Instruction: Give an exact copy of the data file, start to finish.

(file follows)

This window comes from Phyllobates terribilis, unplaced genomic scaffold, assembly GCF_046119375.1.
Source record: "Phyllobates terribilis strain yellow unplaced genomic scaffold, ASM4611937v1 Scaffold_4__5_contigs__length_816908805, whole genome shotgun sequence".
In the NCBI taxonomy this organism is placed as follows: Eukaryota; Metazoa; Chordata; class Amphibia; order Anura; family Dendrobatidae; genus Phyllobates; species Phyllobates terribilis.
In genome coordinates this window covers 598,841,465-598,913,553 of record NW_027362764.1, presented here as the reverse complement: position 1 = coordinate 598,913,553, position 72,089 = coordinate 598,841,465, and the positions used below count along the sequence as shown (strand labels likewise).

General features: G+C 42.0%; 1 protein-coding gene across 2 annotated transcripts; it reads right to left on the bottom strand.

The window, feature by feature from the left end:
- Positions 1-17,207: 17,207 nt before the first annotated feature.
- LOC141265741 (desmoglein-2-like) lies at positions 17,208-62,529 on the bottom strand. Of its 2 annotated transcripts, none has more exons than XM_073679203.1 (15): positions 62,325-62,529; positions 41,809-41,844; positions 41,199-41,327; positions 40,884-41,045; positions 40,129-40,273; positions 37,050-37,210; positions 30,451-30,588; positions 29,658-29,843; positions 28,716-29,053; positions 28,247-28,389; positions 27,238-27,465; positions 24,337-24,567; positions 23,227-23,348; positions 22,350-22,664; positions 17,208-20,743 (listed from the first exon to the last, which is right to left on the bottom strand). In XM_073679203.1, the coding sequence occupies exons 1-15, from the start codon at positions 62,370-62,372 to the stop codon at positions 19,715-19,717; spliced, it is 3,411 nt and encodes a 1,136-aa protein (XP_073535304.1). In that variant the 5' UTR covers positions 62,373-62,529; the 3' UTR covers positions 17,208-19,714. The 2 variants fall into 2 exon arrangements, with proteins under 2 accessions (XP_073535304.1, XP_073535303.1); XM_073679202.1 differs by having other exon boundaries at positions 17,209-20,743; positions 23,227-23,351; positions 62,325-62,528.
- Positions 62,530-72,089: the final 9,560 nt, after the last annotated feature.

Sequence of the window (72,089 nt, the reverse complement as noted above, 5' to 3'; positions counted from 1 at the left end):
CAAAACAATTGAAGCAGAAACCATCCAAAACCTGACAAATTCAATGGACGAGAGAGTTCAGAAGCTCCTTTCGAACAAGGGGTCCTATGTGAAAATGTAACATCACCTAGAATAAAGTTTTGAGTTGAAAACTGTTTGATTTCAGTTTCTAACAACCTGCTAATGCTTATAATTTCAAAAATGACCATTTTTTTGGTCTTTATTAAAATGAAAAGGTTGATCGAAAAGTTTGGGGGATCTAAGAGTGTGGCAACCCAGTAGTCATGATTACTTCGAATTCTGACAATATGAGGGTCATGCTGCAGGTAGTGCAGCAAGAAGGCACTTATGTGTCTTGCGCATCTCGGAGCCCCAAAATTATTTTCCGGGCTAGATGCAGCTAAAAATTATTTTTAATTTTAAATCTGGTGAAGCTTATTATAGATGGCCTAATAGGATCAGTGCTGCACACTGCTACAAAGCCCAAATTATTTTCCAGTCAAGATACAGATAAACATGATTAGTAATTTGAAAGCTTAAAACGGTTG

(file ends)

This window comes from Phyllobates terribilis, unplaced genomic scaffold, assembly GCF_046119375.1.
Source record: "Phyllobates terribilis strain yellow unplaced genomic scaffold, ASM4611937v1 Scaffold_4__5_contigs__length_816908805, whole genome shotgun sequence".
In the NCBI taxonomy this organism is placed as follows: Eukaryota; Metazoa; Chordata; class Amphibia; order Anura; family Dendrobatidae; genus Phyllobates; species Phyllobates terribilis.
In genome coordinates this window covers 598,841,465-598,913,553 of record NW_027362764.1, presented here as the reverse complement: position 1 = coordinate 598,913,553, position 72,089 = coordinate 598,841,465, and the positions used below count along the sequence as shown (strand labels likewise).

General features: G+C 42.0%; 1 protein-coding gene across 2 annotated transcripts; it reads right to left on the bottom strand.

The window, feature by feature from the left end:
- Positions 1-17,207: 17,207 nt before the first annotated feature.
- LOC141265741 (desmoglein-2-like) lies at positions 17,208-62,529 on the bottom strand. Of its 2 annotated transcripts, none has more exons than XM_073679203.1 (15): positions 62,325-62,529; positions 41,809-41,844; positions 41,199-41,327; positions 40,884-41,045; positions 40,129-40,273; positions 37,050-37,210; positions 30,451-30,588; positions 29,658-29,843; positions 28,716-29,053; positions 28,247-28,389; positions 27,238-27,465; positions 24,337-24,567; positions 23,227-23,348; positions 22,350-22,664; positions 17,208-20,743 (listed from the first exon to the last, which is right to left on the bottom strand). In XM_073679203.1, the coding sequence occupies exons 1-15, from the start codon at positions 62,370-62,372 to the stop codon at positions 19,715-19,717; spliced, it is 3,411 nt and encodes a 1,136-aa protein (XP_073535304.1). In that variant the 5' UTR covers positions 62,373-62,529; the 3' UTR covers positions 17,208-19,714. The 2 variants fall into 2 exon arrangements, with proteins under 2 accessions (XP_073535304.1, XP_073535303.1); XM_073679202.1 differs by having other exon boundaries at positions 17,209-20,743; positions 23,227-23,351; positions 62,325-62,528.
- Positions 62,530-72,089: the final 9,560 nt, after the last annotated feature.

Sequence of the window (72,089 nt, the reverse complement as noted above, 5' to 3'; positions counted from 1 at the left end):
CAAAACAATTGAAGCAGAAACCATCCAAAACCTGACAAATTCAATGGACGAGAGAGTTCAGAAGCTCCTTTCGAACAAGGGGTCCTATGTGAAAATGTAACATCACCTAGAATAAAGTTTTGAGTTGAAAACTGTTTGATTTCAGTTTCTAACAACCTGCTAATGCTTATAATTTCAAAAATGACCATTTTTTTGGTCTTTATTAAAATGAAAAGGTTGATCGAAAAGTTTGGGGGATCTAAGAGTGTGGCAACCCAGTAGTCATGATTACTTCGAATTCTGACAATATGAGGGTCATGCTGCAGGTAGTGCAGCAAGAAGGCACTTATGTGTCTTGCGCATCTCGGAGCCCCAAAATTATTTTCCGGGCTAGATGCAGCTAAAAATTATTTTTAATTTTAAATCTGGTGAAGCTTATTATAGATGGCCTAATAGGATCAGTGCTGCACACTGCTACAAAGCCCAAATTATTTTCCAGTCAAGATACAGATAAACATGATTAGTAATTTGAAAGCTTAAAACGGTTG